By Diane Kukich
Janice Selekman, professor in the School of Nursing at the University of Delaware, has been named the School Nurse Educator of the Year by the National Association of School Nurses. She was honored at the spring meeting of the Delaware School Nurse Association (DNSA) in Dover on May 6.
Selekman has authored more than 100 papers and an award-winning textbook, School Nursing: A Comprehensive Text. She is also credited with contributing to the establishment of a school nurse certificate program in Delaware. Several years ago, she helped to craft a curriculum that focuses on the skills needed to be a school nurse, including screening, counseling, and caring for special-needs students.
Selekman is as passionate about teaching as she is about nursing. “When I see from the expression on a student’s face that ‘the light bulb’ has gone on,” she says, “it’s like a chocolate fix for me.”
That passion motivated Selekman to adopt a unique innovation in her UD graduate classes within the past two years.
“Several years ago,” she says, “we were mandated to start offering graduate courses online to make it convenient for working nurses to continue their education. But I wanted to do more than just post videotaped lectures on a website because that approach doesn’t offer any ability to interact—there’s no option for students to pose on-the-spot questions or for me to explain something in a different way when needed. With videotaped material, students may hear the lecture without really understanding it.”
So Selekman partnered with Jann Sutton, program manager in Professional and Continuing Studies at UD, to take advantage of technology that is allowing her to teach a graduate course to a group of about 10 students live on campus while also accommodating an additional 20 students who are synchronously online and piped into the live classroom.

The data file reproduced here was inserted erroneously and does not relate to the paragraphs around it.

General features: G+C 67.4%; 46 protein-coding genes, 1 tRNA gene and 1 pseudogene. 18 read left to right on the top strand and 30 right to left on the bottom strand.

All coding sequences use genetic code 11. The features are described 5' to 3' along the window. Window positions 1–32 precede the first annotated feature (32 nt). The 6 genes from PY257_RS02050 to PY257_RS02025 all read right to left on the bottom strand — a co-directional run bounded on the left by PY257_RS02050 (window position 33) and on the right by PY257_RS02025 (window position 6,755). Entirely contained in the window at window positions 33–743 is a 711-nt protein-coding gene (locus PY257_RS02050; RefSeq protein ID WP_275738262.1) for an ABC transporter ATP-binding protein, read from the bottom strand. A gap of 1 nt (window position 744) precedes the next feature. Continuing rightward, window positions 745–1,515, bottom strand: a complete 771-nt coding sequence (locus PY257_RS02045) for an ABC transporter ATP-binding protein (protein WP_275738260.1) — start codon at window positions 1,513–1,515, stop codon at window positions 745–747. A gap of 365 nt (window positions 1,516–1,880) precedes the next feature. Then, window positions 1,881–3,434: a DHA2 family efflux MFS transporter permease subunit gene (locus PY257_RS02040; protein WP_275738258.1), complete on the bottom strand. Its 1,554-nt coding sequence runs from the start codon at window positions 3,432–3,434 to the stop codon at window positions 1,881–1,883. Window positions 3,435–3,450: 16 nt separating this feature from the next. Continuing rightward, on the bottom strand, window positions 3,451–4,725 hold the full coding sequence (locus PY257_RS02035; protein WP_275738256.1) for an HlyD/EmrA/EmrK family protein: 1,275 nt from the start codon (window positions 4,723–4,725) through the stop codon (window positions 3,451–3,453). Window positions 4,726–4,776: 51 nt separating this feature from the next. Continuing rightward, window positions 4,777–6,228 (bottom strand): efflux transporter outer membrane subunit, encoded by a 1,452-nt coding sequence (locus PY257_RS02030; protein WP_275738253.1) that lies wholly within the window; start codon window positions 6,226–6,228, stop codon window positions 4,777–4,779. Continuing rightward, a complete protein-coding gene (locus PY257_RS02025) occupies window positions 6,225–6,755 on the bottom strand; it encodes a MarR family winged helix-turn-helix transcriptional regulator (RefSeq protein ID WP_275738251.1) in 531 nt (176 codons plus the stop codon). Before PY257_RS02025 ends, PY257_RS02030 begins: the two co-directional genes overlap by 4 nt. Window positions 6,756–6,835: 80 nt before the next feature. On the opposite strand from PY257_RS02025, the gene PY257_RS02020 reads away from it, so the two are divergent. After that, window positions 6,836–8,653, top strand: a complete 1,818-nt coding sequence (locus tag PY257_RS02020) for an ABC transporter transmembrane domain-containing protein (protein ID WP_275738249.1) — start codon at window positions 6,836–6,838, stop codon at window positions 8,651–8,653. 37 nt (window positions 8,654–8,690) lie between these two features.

The approach is enabled by Wimba collaborative learning software, and Selekman is the first faculty member at UD to dovetail Wimba into a live classroom setting. She can see who is in attendance online and call on those students when they raise their hands with questions.
“This a unique approach that allows Prof. Selekman to optimize the teaching and learning environment for students with a variety of needs,” says Kathy Matt, dean of UD’s College of Health Sciences. “The approach could easily be adapted to other courses—it’s not what she’s teaching that’s unique but how.”
Loretta Newsom, who earned her master’s degree in nursing at UD in 1996 and is now president of DSNA, credits Selekman with empowering many of her students to be health care leaders. “I, for one, have achieved so much due to her professional influence,” she says.
Selekman received her bachelor’s degree in nursing from the University of Pittsburgh and her master’s and doctoral degrees from the University of Pennsylvania. She has worked as a pediatric staff nurse, clinical nurse specialist, and pediatric nursing educator. Selekman joined the UD faculty in 1991 and served as nursing chairperson for ten years. She has won numerous awards for outstanding teaching.
She speaks throughout the country on school health, children with chronic conditions, adolescent high-risk behaviors, and learning disabilities. Selekman is on the editorial board of Pediatric Nursing and is the past vice president of the Society of Pediatric Nursing.
Read the original article as reported in the University of Delaware’s newsletter, UDaily.